A Taqueria That Doesn’t Stop at Tacos
By Pete Wells,
November 26, 2008http://events.nytimes.com/2008/11/26/dining/reviews/26under.html?partner=rss&emc=rss
They got the look right,” said a friend who grew up in Los Angeles when we walked into La Superior.
Which was a nice way of saying La Superior isn’t much to look at. This small restaurant in South Williamsburg emulates a small-town Mexican taqueria, but it reminded my friend of Southern California. A coat of red paint, a row of dim filament bulbs, and a scattering of posters for Mexploitation films with titles like “El Mal” and “Hijos de Tigre” pass for décor. Four well-worn wooden skateboards propped up alongside the service counter contribute to the Angeleno effect. A room that looks so nonchalantly slapped together doesn’t happen by accident, but you can never quite catch the signs of effort.
He said they’d got the prices right, too, resisting the urge to milk extra cash out of carnitas-starved Brooklyn residents. All but two items on the dinner menu are under $10, including tax. Tacos are $2.50 each, except for the very fine one with cubes of beef tongue, for which you must pay another dollar. Each time I ate there, I did a double-take when I got the check. Did I really just spend less than $50 taking three friends out for dinner? (I really did, helped along by La Superior’s temporary bring-your-own-Pacifico policy and its permanent refusal to sell dessert.)
My friend thought La Superior cheated a bit with the architecture of those tacos, though. They ought to have been built on a foundation of two soft corn tortillas, not one, he argued, and he wanted to see the toppings heaped up in a generous mound.
I didn’t care. For the most part, the tacos held together on the short trip from plate to mouth. I don’t ask for much beyond that from my tacos as long as the fillings taste good, and the ones at La Superior did, resoundingly. I was wild about the tacos with rajas, strips of mild roasted poblanos swaddled in thick cream. Shrimp in chipotle sauce had a sneaky heat. Pescado zarandeado is described on the menu as “non-fried fish,” a translation that needs its own translation. The fish is grilled and seasoned with habaneros and tomatoes, making it a very welcome addition to New York’s fish taco landscape.
If you’re the kind of eater who keeps track of worthwhile Mexican restaurants on a wall-size map of the five boroughs, La Superior would rate a pushpin on the strength of its tacos alone. But what sets it apart is its dinner menu, with types of street food less frequently spotted in the city.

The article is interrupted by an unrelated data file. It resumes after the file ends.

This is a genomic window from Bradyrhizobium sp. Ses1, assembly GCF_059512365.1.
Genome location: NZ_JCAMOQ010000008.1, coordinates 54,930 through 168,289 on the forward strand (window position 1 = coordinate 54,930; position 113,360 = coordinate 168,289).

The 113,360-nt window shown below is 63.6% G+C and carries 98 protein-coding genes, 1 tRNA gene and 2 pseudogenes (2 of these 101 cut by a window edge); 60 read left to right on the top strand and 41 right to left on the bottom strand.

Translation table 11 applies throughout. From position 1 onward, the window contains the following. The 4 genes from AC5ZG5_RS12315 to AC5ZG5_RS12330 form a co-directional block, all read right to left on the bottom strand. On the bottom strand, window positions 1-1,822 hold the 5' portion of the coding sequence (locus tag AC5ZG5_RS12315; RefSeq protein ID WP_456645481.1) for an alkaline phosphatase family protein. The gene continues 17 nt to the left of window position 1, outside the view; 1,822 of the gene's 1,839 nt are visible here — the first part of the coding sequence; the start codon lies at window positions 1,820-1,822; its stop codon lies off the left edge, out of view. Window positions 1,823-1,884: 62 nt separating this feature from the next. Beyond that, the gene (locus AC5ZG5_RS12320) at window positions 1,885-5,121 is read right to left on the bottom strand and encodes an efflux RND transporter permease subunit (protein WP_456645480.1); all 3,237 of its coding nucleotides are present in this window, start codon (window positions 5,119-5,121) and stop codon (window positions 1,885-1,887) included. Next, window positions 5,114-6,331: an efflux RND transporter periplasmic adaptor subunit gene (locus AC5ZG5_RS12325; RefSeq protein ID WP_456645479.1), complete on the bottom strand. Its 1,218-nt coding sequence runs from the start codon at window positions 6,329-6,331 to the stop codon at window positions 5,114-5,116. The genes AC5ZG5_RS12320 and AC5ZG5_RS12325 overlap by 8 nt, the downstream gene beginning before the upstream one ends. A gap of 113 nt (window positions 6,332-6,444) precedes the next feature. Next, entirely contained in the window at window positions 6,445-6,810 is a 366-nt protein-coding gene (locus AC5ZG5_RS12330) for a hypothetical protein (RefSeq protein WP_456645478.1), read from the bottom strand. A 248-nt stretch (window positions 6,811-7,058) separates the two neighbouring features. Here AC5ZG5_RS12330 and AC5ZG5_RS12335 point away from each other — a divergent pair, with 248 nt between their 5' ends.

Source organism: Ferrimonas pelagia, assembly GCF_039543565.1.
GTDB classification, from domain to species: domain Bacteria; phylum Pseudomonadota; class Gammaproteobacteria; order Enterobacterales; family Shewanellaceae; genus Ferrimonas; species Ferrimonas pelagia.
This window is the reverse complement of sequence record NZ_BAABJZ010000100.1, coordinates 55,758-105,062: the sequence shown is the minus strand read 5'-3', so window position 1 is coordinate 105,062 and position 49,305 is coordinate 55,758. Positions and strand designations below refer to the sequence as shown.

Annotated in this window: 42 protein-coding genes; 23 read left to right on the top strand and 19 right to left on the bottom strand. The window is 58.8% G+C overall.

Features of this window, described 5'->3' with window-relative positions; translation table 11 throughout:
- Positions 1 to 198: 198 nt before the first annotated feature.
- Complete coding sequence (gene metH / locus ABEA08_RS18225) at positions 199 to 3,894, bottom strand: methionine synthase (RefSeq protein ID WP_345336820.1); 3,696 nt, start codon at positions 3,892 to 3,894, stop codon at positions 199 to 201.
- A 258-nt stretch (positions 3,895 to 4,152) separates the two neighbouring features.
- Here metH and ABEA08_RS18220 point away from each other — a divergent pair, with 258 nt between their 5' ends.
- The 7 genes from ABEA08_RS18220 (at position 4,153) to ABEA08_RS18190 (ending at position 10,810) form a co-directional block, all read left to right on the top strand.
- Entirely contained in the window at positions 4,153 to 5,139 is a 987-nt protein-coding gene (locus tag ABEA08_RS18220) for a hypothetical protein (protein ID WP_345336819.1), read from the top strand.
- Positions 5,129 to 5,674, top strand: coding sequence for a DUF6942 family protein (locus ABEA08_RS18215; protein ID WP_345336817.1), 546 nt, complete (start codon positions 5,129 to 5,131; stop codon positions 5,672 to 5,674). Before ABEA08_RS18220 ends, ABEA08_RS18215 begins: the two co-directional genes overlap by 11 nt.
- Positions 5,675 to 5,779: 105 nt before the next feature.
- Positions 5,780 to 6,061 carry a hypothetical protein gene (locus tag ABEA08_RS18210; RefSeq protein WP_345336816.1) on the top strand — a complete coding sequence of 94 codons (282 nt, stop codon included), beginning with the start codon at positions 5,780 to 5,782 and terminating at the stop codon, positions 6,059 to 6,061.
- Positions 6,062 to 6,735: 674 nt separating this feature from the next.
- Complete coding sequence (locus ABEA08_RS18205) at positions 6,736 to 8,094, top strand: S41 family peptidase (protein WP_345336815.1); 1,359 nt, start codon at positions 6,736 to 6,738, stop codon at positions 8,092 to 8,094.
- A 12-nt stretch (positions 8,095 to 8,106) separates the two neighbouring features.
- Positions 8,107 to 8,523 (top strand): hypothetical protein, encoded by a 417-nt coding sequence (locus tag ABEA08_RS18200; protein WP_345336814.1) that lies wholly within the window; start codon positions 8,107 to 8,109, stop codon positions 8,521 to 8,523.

Its quesadillas, for instance. As used here, the word refers to something that New Yorkers might call an overgrown empanada: big, deep-fried turnovers. These half-moons are filled with sautéed mushrooms or a mash of potatoes and chorizo, then hidden under thick cream and fresh cheese ($3.50).
Or its gorditas. Definitely the gorditas, pockets of hot, crisp cornmeal that are split open and stuffed with chopped lettuce and a tender fresh cheese called requesón. Its fluffy curds somewhat resemble ricotta and are exactly the thing you’d want to stuff into a pocket of hot, crisp cornmeal ($5 for two).
Once in a while, the kitchen can disappoint. Black beans may taste underseasoned, and the chicken buried under a rich cloak of tomatillo sauce in enchiladas suizas ($10) makes no impression at all. Perhaps it gave all its flavor to the rich broth in a remarkable bowl of sopa de verdura, filled with squash and corn kernels ($5.50).
But my memories of the less satisfying dishes were more or less obliterated in the face of the mighty torta ahogada. This sandwich is, understandably, a subject of much passion in Guadalajara. Inside the sandwich are crispy, juicy chunks of carnitas, but it’s what goes outside, and on top of, and around the bread that counts: a fiery red sauce made with skinny chiles de arból. True, the sauce at La Superior could be spicier. But it’s got enough warmth to justify the difficulty of eating a soaking wet sandwich served in a bowl ($7.50).
With a few more chilies in that sauce, you might not notice how cold it’s been in the restaurant the past few weeks. The heating system is still getting used to New York, so if you go before spring arrives, wear a coat you don’t mind eating in.